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Active CO2 reservoir management for sustainable geothermal energy extraction and reduced leakage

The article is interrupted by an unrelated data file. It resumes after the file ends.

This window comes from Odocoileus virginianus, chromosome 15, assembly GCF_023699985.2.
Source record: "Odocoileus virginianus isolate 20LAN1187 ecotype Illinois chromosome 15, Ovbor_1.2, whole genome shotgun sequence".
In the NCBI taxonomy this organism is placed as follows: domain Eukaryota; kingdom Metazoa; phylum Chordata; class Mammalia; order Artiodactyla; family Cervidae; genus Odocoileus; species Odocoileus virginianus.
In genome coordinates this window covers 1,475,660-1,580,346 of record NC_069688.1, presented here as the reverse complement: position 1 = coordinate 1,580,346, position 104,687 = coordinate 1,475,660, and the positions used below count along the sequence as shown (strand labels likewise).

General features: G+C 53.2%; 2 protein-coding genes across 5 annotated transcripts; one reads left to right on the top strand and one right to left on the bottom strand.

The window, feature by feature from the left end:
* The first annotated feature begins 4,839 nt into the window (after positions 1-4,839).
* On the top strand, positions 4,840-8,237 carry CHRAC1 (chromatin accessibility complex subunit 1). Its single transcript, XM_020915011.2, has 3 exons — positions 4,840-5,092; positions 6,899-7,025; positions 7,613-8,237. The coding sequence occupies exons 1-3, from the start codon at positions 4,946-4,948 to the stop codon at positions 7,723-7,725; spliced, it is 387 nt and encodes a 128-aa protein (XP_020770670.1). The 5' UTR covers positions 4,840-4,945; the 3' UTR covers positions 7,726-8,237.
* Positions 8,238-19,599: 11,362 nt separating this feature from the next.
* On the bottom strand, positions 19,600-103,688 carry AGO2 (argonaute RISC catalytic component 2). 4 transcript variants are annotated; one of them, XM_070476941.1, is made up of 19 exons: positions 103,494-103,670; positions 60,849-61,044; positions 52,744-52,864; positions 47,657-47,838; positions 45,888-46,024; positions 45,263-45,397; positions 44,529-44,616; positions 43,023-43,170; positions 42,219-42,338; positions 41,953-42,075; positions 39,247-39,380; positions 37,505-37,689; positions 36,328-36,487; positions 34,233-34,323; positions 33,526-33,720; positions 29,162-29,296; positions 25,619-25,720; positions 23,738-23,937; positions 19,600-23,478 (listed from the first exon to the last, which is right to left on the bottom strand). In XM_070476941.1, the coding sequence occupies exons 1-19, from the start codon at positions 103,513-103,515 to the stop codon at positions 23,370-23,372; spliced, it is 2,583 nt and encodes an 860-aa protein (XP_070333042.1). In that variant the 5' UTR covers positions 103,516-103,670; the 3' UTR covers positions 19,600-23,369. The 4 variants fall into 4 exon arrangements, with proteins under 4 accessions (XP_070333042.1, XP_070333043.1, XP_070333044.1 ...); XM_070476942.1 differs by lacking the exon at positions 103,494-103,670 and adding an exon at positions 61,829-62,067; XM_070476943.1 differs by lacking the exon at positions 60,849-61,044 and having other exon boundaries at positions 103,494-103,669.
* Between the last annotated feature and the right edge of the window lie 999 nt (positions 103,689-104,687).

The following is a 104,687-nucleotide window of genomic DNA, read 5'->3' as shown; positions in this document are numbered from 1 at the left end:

Subsurface storage space is gaining recognition as a commodity for industrial and energy recovery operations. Geologic carbon dioxide (CO2) sequestration (GCS), wherein supercritical CO2 is injected into subsurface storage space, is under broad development in sedimentary reservoirs – particularly for hydrocarbon production, which uses supercritical CO2 as part of a carbon capture utilization and sequestration (CCUS) scheme. A novel CCUS operation is presented whereby we investigate the staged deployment of a coupled geothermal energy extraction (GEE)-GCS operation in geothermal sedimentary reservoirs that re-circulates extracted fluids. We identify sedimentary resources of the continental USA that have significant temperature at depths suitable for GCS. To predict the impact of a GEE-GCS operation, a reservoir-scale semi-analytical model is used to simulate brine and CO2 migration through existing leakage pathways. With the goal of integrating GEE and GCS, a well-site design exercise is undertaken, where we develop an idealized configuration for CO2 and brine production/reinjection wells. Results show potential geothermal sedimentary reservoirs suitable for GEE deployment exist in the continental USA; however the characteristics of each site should be investigated through a first stage GEE-operation to determine GCS capacity. Our active CO2 reservoir management simulations demonstrate a decrease in injection and reservoir overpressures, a reduced migration of CO2 within the reservoir during active injection/extraction, and a reduced risk of brine and CO2 migration. With the use of the developed concentric-ring well pattern, we demonstrate the longevity of thermal productivity from an ideal GEE site, while providing sufficient CO2 storage volume and trapping to act as a sequestration operation. © 2013 Society of Chemical Industry and John Wiley & Sons, Ltd